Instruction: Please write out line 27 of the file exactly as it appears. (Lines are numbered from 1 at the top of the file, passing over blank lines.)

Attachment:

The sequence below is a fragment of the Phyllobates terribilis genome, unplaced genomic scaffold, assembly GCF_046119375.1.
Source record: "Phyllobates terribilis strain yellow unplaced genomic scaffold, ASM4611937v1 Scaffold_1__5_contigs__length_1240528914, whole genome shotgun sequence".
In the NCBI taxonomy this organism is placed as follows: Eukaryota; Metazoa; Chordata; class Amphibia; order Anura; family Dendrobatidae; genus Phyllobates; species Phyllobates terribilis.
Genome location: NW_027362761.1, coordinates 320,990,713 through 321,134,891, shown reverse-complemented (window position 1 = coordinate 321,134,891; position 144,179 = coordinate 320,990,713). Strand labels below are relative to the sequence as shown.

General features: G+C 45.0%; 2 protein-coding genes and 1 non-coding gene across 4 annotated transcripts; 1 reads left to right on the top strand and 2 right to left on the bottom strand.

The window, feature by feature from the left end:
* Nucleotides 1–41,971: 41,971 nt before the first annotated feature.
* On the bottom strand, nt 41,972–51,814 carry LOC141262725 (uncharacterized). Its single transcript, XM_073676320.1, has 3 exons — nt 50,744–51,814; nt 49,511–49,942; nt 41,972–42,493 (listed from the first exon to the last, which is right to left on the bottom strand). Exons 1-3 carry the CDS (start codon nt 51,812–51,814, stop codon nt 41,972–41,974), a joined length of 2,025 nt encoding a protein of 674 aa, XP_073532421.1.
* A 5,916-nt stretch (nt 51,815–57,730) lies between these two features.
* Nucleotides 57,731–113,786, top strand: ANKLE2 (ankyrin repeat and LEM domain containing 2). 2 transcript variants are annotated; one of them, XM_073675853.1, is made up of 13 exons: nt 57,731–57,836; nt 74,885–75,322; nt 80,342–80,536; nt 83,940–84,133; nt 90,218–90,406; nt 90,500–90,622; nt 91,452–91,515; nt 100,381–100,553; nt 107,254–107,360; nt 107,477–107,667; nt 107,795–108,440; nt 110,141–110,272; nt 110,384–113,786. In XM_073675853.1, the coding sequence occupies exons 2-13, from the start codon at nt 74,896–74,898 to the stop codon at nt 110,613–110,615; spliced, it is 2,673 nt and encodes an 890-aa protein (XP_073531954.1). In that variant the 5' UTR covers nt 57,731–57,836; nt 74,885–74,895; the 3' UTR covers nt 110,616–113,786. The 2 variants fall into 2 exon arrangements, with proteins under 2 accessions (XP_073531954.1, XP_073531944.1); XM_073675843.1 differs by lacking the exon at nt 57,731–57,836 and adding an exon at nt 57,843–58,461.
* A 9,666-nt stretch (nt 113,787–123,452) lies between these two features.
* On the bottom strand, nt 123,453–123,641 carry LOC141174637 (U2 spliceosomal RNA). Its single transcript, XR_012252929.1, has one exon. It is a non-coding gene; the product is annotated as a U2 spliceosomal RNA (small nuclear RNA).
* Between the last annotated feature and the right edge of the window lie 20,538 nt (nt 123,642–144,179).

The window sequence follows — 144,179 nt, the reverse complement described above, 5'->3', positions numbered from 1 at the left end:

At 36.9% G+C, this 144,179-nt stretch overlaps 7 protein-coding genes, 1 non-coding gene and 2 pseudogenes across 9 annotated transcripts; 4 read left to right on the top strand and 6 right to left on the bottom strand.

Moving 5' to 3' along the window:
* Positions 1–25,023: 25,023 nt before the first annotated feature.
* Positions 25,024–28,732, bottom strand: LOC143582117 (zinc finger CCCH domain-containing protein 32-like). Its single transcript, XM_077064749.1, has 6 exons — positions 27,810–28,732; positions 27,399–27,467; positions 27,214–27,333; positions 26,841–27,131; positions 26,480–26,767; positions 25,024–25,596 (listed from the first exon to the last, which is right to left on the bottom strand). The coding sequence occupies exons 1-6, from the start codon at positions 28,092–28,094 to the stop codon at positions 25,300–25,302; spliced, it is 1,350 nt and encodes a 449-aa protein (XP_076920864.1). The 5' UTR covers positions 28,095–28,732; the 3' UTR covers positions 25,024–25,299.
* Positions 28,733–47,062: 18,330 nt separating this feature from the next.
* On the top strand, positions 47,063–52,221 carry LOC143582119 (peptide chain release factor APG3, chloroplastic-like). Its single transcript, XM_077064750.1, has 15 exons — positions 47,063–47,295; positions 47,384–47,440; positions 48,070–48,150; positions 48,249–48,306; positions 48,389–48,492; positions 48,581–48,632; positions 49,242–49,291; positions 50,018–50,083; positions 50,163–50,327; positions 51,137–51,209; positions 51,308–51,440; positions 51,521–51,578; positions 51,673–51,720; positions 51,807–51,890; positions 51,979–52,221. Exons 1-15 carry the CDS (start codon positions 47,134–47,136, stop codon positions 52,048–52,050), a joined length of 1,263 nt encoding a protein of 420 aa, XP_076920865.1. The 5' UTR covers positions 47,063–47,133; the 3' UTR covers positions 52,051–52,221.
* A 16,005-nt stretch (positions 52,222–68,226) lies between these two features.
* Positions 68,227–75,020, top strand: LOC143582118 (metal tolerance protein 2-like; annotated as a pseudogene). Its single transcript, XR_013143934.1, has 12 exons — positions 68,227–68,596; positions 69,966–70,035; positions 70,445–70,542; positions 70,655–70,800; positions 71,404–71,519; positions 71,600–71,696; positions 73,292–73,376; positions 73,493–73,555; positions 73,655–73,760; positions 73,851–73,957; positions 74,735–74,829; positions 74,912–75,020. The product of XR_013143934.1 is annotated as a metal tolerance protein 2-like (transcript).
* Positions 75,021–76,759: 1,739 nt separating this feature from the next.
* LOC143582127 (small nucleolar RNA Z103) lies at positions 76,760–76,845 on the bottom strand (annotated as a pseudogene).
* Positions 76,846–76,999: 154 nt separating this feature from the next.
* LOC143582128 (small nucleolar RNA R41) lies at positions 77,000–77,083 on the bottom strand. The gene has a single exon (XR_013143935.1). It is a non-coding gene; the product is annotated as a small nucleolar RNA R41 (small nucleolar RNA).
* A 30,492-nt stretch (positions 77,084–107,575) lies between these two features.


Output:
* A 30,492-nt stretch (positions 77,084–107,575) lies between these two features.